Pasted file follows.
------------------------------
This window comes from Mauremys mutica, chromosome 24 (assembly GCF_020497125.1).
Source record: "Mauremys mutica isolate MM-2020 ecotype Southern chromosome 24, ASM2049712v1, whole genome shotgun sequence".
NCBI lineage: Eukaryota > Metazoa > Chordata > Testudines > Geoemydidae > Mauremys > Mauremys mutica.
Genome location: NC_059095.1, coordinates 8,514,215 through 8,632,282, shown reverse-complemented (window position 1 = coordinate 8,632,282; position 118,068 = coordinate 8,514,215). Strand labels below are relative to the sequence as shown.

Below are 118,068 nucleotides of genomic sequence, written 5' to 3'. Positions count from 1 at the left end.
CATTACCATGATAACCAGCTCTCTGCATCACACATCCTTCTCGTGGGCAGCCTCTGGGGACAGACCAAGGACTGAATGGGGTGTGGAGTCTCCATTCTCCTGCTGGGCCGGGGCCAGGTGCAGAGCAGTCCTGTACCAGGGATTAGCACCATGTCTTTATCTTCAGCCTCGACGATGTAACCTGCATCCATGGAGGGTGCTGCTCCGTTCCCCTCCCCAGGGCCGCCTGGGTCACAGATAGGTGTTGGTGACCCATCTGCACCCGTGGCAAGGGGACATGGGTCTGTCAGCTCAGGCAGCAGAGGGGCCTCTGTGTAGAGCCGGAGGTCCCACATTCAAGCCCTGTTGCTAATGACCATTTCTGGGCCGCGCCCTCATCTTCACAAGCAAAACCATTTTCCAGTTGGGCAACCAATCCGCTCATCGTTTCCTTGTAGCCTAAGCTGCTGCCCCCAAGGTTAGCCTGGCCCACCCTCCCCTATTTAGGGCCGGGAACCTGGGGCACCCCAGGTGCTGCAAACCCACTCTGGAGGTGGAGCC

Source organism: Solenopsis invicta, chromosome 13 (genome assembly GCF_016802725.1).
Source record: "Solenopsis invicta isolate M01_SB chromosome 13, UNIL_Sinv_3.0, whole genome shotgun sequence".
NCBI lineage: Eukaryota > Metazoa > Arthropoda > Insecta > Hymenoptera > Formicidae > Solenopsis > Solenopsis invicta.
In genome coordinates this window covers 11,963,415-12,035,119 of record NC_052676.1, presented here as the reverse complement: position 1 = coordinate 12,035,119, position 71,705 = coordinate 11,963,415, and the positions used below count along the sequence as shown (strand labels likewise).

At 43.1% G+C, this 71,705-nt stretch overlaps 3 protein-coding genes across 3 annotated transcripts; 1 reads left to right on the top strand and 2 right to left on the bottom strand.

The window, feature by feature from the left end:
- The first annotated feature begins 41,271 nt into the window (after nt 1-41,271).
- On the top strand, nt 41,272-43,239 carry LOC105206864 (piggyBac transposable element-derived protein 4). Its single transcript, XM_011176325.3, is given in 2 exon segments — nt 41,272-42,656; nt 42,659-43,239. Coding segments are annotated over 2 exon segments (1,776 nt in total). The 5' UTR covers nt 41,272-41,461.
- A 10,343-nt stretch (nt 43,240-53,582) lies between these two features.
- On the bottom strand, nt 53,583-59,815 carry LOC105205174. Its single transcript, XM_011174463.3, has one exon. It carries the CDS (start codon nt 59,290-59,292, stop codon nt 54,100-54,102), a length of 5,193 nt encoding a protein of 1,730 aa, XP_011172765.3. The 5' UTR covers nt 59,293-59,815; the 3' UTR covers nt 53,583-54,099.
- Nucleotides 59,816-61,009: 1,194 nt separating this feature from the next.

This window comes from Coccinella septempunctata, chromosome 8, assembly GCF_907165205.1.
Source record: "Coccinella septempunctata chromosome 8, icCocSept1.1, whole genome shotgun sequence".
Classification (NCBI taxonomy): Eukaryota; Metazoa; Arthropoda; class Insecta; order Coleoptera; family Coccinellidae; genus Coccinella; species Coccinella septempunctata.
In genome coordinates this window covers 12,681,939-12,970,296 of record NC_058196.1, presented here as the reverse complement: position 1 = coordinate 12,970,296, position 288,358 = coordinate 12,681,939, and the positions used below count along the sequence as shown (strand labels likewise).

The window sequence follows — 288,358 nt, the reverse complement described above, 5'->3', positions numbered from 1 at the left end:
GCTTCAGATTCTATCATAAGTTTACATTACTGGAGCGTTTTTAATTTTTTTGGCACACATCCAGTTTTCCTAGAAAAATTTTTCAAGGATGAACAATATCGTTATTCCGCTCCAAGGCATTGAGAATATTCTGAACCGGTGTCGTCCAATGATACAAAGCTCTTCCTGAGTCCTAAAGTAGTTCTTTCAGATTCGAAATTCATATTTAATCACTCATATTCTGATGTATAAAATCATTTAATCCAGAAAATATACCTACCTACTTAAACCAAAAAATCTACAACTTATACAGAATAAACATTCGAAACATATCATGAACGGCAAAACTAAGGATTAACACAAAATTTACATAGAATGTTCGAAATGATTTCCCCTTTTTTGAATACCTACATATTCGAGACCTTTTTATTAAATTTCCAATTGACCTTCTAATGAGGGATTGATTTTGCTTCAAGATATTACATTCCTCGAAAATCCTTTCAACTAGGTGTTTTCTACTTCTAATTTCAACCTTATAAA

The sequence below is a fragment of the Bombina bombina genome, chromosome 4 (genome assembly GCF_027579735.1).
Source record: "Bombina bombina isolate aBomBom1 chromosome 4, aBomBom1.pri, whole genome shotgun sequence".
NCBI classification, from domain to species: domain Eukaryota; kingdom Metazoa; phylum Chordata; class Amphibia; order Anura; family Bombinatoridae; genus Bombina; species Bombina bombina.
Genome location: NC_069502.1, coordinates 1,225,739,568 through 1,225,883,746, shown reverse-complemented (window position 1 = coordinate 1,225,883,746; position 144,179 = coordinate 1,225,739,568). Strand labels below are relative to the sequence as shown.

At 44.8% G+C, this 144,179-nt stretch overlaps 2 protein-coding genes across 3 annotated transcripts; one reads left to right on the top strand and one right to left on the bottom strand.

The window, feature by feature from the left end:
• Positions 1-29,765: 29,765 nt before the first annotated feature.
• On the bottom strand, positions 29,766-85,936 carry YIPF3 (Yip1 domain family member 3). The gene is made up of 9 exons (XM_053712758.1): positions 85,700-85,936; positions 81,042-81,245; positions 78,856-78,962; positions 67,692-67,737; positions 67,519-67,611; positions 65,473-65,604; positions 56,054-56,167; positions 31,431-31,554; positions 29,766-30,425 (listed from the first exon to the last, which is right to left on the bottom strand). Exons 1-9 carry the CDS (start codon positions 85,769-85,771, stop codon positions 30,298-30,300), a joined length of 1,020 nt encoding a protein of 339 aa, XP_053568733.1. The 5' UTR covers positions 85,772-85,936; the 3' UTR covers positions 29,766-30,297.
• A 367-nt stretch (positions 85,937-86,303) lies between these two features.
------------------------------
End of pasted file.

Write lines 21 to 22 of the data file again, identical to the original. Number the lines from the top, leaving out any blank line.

In genome coordinates this window covers 12,681,939-12,970,296 of record NC_058196.1, presented here as the reverse complement: position 1 = coordinate 12,970,296, position 288,358 = coordinate 12,681,939, and the positions used below count along the sequence as shown (strand labels likewise).

The window sequence follows — 288,358 nt, the reverse complement described above, 5'->3', positions numbered from 1 at the left end: